Most of us are familiar with the facts around obesity: More than one-third (more like 35%) of American adults are obese. For a while, we were encouraged because according to the National Health and Nutrition Examination Survey, or NHANES, the prevalence of obesity based on body-mass index (BMI) did not change significantly between 2003–2004 and 2011–2012. Researchers and health experts breathed a small sigh of relief after learning that: Maybe all the messaging, education, and efforts to help people reach and stay at a healthy weight really were paying off.
Not so fast. Last week, the Journal of the American Medical Association featured a rather grim article on the state of the U.S. waistline. While BMI may not be changing much, we still have a bit of a problem. Abdominal obesity and the average waist circumference in U.S. adults actually increased from 1999–2012.
What is waist circumference?
Your waist circumference is basically your waist size, or the distance around your waist. For most people, an increasing waist circumference means that it’s either time to cut back a bit on the portions or else buy a larger clothing size. For health-care professionals, an expanding girth is a warning of possible health issues, including metabolic syndrome, Type 2 diabetes, heart disease, and cancer. And “thin” people aren’t necessarily off the hook either; the typical “apple-shaped” person with thin arms and legs but a wide middle is also at risk for health problems.
Why is waist circumference increasing?
That’s a very good question. You’d think that, with all the different ways to lose weight, healthy foods, fitness centers, and walking paths we have available, waist circumference wouldn’t be an issue, right? Well, you and I know it’s not that easy. Losing weight can be hard, healthy foods can be costly, and finding safe and inexpensive places to exercise can be challenging for many people. But the researchers who published the study I mentioned above think that other factors are part of the problem. These include lack of sleep, endocrine disruptors (chemicals that can interfere with hormones), and certain medicines.
How is waist circumference measured?
No fancy equipment is needed to measure your waistline. Your basic tape measure will do the trick. However, obtaining an accurate waist measurement is a bit tricky. Ideally, it’s best if a trained health-care professional does this for you. All too often, people don’t place the tape measure on the right spot, or they “cheat” a bit by sucking in their stomach. The tape measure should be placed right above your hip bones in line with your navel and the measurement taken after you breathe out. Ask your doctor to check your waist circumference and then make a note of it, just as he would with your weight, your A1C, or your blood pressure.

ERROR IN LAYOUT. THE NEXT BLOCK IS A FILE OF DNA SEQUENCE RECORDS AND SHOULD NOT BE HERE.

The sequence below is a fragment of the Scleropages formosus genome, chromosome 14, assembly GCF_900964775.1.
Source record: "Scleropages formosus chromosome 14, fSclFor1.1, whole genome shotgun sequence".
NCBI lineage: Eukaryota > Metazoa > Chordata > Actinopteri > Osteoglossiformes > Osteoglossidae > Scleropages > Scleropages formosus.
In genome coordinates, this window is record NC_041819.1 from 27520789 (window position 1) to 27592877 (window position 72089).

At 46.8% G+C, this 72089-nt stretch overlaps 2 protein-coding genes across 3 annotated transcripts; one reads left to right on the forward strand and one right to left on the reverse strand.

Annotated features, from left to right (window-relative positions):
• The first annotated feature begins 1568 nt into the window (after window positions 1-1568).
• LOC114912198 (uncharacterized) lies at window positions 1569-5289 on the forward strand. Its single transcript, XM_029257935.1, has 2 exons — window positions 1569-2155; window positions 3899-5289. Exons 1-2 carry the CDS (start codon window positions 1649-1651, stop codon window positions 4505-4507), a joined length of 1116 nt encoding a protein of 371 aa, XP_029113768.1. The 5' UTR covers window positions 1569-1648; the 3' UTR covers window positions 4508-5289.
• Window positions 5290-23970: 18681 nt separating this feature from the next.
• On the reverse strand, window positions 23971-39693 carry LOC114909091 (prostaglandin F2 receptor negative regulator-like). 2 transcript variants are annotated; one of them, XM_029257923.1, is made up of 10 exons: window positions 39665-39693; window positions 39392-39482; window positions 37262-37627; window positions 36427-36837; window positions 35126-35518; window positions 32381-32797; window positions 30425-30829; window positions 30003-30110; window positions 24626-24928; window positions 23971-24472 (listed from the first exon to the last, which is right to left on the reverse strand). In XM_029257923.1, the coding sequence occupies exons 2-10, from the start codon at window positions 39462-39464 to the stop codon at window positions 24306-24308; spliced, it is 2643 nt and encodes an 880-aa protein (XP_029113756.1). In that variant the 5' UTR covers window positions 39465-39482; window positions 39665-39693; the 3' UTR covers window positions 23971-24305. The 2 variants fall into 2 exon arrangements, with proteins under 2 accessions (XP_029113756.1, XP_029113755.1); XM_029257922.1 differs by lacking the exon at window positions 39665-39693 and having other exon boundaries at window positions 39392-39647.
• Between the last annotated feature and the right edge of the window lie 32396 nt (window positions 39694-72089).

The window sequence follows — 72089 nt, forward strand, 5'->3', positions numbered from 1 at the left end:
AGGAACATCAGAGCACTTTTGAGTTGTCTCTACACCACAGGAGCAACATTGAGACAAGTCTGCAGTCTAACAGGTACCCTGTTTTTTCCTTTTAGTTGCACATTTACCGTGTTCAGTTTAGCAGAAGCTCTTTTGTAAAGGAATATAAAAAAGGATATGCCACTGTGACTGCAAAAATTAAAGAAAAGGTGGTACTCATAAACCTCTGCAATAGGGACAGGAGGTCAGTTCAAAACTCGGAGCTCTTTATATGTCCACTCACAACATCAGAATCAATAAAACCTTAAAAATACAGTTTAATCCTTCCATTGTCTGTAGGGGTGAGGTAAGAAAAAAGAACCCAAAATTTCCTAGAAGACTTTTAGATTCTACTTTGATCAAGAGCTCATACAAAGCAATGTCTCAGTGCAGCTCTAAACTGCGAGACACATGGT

What should your waist circumference be?
If you’re a man, your waist should measure less than 40 inches; if you’re a woman, it should be less than 35 inches.
How can your whittle your middle?
Whatever you call it — a spare tire, abdominal obesity, an apple shape, or increased visceral fat, there are two things you should know about a larger-than-desired waistline: 1. It’s something to pay attention to because it poses a danger to your health, and 2. You really can trim your waistline.
Unfortunately, there are no quick fixes to shrink your tummy. I’ve written about this before, but the bottom line is that you’re not doomed to have an ever-expanding waist. Here’s what can help “whittle that middle”:
Exercise. Aim for at least 30 minutes, most days of the week. Walking is doable for most people, especially if you’re not inclined to head to a gym. But other types of exercise count too, including exercise bikes and using armchair videos if you’re not able to stand or put weight on your feet. What about those targeted ab exercises, like crunches? They’ll help tone your abdominal muscles, but they won’t burn the visceral fat that lurks beneath those muscles.
Eating wisely. Skip the crash diets and juice fasts. They don’t lead to permanent weight loss. But you might aim for a slightly higher-protein diet. Include a protein food, like eggs, turkey breast, or low-fat cottage cheese, for example, at each of your meals. Skip the refined carb foods, such as white bagels, white rice, sugary cereals, and chips. Increase your soluble fiber intake from foods such as beans, apples, oatmeal, flaxseed, and nuts.
Get enough sleep. You really do need about 7–8 hours, on average, of sleep each night. Shortchanging yourself on sleep may give you more time in your day to get things done, but it can wreak havoc on your health…and your waistline.
Deal with stress. We all have stress, but it’s how we manage it that really counts. There are a lot of things that you can do if stress is a constant in your life, including deep breathing, exercising, meditating, doing yoga, or seeking professional help.
Check your medicines. Some medicines can make it harder to lose weight. You shouldn’t stop taking any medicine without talking with your doctor first. But you can review your meds at your next doctor’s visit and if any are “weight unfriendly,” there may be other options to try.
Keep tabs on your waistline. Talk to your doctor about it and ask that he measures it as part of your regular visits.